Light-regulated collective contractility in a multicellular choanoflagellate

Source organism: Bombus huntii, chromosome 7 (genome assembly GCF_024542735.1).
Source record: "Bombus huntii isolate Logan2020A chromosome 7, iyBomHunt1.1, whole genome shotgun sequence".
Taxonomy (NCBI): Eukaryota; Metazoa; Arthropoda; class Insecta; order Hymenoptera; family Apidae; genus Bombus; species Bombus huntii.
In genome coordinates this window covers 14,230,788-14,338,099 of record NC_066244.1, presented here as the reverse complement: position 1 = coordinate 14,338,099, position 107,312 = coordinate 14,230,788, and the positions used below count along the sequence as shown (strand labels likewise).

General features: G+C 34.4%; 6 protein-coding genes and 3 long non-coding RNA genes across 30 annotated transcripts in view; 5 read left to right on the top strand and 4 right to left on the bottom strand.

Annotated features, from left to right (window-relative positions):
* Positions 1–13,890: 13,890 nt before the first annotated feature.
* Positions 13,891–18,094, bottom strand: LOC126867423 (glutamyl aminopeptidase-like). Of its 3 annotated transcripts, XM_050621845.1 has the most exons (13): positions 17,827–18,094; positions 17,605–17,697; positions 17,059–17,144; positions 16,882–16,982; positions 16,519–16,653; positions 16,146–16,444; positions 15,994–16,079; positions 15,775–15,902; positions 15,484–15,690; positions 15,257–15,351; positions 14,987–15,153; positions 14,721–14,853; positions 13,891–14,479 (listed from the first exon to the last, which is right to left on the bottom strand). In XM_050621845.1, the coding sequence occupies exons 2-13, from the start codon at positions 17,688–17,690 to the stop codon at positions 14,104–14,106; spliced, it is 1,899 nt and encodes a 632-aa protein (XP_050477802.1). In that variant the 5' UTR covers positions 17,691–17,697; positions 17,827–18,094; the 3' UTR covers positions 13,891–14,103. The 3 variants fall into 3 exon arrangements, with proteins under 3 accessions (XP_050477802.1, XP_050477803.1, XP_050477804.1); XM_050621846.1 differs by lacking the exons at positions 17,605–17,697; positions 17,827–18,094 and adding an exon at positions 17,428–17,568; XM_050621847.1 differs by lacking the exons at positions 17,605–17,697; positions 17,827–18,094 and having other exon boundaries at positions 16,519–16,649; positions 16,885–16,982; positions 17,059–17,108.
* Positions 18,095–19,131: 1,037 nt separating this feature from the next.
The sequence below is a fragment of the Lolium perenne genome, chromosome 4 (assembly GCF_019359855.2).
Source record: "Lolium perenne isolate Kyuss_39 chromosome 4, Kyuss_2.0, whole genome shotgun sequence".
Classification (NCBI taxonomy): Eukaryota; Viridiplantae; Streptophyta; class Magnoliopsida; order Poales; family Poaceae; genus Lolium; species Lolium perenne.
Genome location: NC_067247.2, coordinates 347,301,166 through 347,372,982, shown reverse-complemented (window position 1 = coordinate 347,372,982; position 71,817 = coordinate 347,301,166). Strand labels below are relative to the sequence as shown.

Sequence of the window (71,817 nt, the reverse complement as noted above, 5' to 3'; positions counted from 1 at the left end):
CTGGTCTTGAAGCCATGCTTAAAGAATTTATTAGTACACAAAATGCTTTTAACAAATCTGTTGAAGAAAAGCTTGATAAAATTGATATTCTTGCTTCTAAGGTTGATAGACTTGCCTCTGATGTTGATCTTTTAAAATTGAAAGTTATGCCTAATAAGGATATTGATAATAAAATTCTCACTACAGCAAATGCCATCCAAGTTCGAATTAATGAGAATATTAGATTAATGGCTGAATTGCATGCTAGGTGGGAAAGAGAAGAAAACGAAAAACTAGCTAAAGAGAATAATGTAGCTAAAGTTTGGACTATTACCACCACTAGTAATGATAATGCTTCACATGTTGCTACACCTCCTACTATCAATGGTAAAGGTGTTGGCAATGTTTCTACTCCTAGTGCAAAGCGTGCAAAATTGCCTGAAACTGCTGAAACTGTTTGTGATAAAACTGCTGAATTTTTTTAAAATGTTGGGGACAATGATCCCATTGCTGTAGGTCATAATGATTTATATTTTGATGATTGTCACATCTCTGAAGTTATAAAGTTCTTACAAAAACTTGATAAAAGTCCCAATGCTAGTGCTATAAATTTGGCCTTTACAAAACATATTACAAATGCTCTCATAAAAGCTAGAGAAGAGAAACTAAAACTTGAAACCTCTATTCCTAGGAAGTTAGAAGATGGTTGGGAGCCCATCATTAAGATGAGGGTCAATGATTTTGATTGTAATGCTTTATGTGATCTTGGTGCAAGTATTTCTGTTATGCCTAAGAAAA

Collective cell contractions that generate global tissue deformations are a signature feature of animal movement and morphogenesis. However, the origin of collective contractility in animals remains unclear. While surveying the Caribbean island of Curaçao for choanoflagellates, the closest living relatives of animals, we isolated a previously undescribed species (here named Choanoeca flexa sp. nov.) that forms multicellular cup-shaped colonies. The colonies rapidly invert their curvature in response to changing light levels, which they detect through a rhodopsin–cyclic guanosine monophosphate pathway. Inversion requires actomyosin-mediated apical contractility and allows alternation between feeding and swimming behavior. C. flexa thus rapidly converts sensory inputs directly into multicellular contractions. These findings may inform reconstructions of hypothesized animal ancestors that existed before the evolution of specialized sensory and contractile cells.